There’s an official reason and an unofficial one. For the former, see our About page. For the classified version, keep reading.
I was looking for a new adventure when I began my reporting career. Yes, I realize this may seem contrary to some, as the concept of clacking away on a keyboard after making a litany of phone calls to pin down exactly where children can collect Easter eggs is not exactly the embodiment of “adventure.” To each his own.
As a freelance writer, I’d been collaboratively writing books and contributing to local and national blogs. After five years of that racket, I became frustrated with doing anything other than what I wanted: I wanted to write and have fun doing it. And I preferred to get paid doing it, dag nabit! Despite my parents’ work-is-supposed-to-suck mantra, I wasn’t buying it. Other people were having fun at work, so why couldn’t I?
Before I moved to Montana, I started making long-term plans for the next adventure. I simplified my life. I got rid of all debt, turned in my shiny, financed SUV and bought an old little pickup with low mileage and a large dent, avoided leases and other commitments, and saved $7 for a rainy day.
During the spring of 2015, I quit my managerial job at an automotive shop and determined to never work another regular gig until I have a writing job (this is where my $7 rainy day fund would come in handy). I spent the next six months sporadically applying to newspaper jobs all over the country while working on freelance assignments. In the afternoons — and some mornings — I practiced my cast and worked on my tan while kayaking on Lake Lanier.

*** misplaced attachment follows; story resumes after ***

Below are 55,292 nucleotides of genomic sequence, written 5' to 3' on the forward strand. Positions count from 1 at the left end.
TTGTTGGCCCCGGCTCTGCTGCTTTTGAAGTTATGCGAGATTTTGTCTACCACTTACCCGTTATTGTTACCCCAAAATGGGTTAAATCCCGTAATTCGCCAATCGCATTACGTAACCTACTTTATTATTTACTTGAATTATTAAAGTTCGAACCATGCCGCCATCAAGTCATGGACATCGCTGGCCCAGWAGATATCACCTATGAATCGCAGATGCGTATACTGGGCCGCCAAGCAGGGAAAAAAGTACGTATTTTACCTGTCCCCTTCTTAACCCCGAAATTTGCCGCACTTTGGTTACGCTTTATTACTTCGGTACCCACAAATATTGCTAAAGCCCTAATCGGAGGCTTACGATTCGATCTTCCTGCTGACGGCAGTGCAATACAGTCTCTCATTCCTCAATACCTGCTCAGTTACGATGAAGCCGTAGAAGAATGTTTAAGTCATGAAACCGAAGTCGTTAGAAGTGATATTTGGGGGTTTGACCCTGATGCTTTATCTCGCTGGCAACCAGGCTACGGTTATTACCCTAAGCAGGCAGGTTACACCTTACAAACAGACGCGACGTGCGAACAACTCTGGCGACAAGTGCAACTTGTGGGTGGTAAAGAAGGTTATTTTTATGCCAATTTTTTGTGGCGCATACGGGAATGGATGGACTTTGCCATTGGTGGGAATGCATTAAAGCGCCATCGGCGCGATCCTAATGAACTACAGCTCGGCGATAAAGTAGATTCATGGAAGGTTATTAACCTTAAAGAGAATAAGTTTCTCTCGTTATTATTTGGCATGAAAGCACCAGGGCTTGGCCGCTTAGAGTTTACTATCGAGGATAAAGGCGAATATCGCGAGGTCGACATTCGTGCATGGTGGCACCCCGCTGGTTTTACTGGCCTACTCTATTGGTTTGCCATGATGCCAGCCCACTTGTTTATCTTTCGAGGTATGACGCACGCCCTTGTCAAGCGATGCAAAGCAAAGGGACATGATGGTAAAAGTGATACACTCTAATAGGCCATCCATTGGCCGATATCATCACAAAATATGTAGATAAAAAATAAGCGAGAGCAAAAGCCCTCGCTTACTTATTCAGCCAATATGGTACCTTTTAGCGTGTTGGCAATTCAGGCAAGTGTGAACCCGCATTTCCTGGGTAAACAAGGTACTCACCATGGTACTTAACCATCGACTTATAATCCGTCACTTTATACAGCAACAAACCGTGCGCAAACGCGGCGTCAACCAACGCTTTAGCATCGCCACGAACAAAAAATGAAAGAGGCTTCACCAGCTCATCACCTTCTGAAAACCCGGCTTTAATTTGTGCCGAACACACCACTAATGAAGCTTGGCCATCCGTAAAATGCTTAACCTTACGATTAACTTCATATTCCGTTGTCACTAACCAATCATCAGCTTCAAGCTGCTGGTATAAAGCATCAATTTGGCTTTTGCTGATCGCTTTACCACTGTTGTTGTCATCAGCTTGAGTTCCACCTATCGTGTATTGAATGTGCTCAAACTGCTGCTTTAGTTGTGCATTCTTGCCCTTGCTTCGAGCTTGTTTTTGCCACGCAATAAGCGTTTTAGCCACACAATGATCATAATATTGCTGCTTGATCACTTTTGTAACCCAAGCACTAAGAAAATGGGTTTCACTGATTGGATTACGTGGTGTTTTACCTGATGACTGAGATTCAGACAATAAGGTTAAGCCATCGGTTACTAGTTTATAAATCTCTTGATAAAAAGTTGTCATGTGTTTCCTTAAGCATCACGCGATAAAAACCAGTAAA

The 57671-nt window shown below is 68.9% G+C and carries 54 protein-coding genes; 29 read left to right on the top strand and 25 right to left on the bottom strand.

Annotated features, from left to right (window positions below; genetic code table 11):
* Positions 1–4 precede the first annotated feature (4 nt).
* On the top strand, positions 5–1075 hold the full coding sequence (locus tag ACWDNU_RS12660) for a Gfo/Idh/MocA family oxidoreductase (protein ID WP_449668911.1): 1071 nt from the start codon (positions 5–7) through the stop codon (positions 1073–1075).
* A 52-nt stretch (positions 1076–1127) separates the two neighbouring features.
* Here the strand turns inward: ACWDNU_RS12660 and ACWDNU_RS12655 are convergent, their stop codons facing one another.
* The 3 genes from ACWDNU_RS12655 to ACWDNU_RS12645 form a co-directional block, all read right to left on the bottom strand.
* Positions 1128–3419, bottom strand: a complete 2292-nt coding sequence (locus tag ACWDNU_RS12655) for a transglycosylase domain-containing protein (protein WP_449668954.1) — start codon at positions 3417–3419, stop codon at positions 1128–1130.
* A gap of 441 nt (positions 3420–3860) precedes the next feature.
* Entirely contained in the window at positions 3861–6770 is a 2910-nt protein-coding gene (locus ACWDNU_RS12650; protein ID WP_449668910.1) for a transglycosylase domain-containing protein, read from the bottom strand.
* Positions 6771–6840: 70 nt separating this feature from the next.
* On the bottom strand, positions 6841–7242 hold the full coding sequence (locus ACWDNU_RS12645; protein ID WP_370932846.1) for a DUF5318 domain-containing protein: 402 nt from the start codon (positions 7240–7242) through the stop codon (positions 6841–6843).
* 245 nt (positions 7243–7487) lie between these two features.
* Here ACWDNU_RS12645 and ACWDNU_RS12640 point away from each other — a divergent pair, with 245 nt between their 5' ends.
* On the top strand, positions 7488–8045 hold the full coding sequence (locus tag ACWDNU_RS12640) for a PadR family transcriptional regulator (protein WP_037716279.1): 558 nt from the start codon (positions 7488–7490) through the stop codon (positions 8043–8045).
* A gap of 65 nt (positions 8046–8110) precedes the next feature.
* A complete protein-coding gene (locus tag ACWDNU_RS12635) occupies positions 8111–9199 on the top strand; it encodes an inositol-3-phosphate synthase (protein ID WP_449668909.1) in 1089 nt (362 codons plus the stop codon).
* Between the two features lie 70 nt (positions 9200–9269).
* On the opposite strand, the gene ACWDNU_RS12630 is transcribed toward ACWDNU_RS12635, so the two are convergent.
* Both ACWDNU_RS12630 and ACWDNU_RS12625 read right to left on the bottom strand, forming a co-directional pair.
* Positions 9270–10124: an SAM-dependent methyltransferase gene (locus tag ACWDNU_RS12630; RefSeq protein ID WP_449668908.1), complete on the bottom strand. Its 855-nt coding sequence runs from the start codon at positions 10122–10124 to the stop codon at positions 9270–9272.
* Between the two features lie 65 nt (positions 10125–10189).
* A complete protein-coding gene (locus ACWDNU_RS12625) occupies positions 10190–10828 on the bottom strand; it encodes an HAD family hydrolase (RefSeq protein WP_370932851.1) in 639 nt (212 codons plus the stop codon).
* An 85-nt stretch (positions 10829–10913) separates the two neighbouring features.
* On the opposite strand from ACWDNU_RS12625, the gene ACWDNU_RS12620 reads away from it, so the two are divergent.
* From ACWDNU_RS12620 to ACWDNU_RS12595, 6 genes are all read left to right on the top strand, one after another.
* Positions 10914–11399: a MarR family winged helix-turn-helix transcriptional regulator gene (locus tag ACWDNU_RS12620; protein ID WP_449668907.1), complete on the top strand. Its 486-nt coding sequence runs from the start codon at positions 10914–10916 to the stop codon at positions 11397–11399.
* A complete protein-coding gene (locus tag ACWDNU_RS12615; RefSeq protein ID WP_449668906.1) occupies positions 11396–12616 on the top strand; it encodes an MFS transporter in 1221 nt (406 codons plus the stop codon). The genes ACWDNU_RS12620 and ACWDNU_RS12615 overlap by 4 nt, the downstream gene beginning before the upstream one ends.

I had submitted approximately 30 applications for entry-level newspaper positions by the time John Kelleher, managing editor at the Havre Daily News at the time, called me. By then I had a great tan. It was time to go to Montana.
“Montana? Who goes to Montana?”
My parents thought I was crazy. Did I know how cold Montana was? Colder than the old country, they continued. For my parents, warm climate was as good as any reason, including fleeing communist oppression, to leave the old country.
Dad, on the other hand, only wanted to know if there was internet in Montana.
I go to Montana, I answered. And yes, I’ve heard it can get cold. I was very interested to see if I’d prefer freezing temperatures to the 100-degree, humidity-soaked atmosphere of Hotlanta, I continued. As for internet, I heard it works sometime.
The plan was to stay in Havre only as long as necessary. Once I was finished with the next great American novel, or the next David McCullough-like biography, I’d move to a cabin in the North Carolina Smoky Mountains, a great hub from where I would access rivers to kayak, mountains to hike, game to hunt, and delicious barbecue and fried okra to devour.
But something unexpected happened.
For some folks, like Kelleher, news is like food. He’s a glutton for it, as he devours it daily and very often. Kelleher was reporting and editing before I was born. When I was a wee tadpole trying to find my way to conception, Kelleher was interviewing Mike Pence while working for the Herald-Bulletin in Anderson, Indiana. Kelleher’s cellphone vibrates and whistles with news updates every 30 seconds because he’s subscribed to every paper in the state, half the national papers, and for his source of unbiased international coverage, Pravda. By the time something has happened on the Hi-Line, Kelleher has already heard about it. Sometimes I think his little Lancer with the separated bumper has a flux capacitor underneath that pile of junk in the backseat.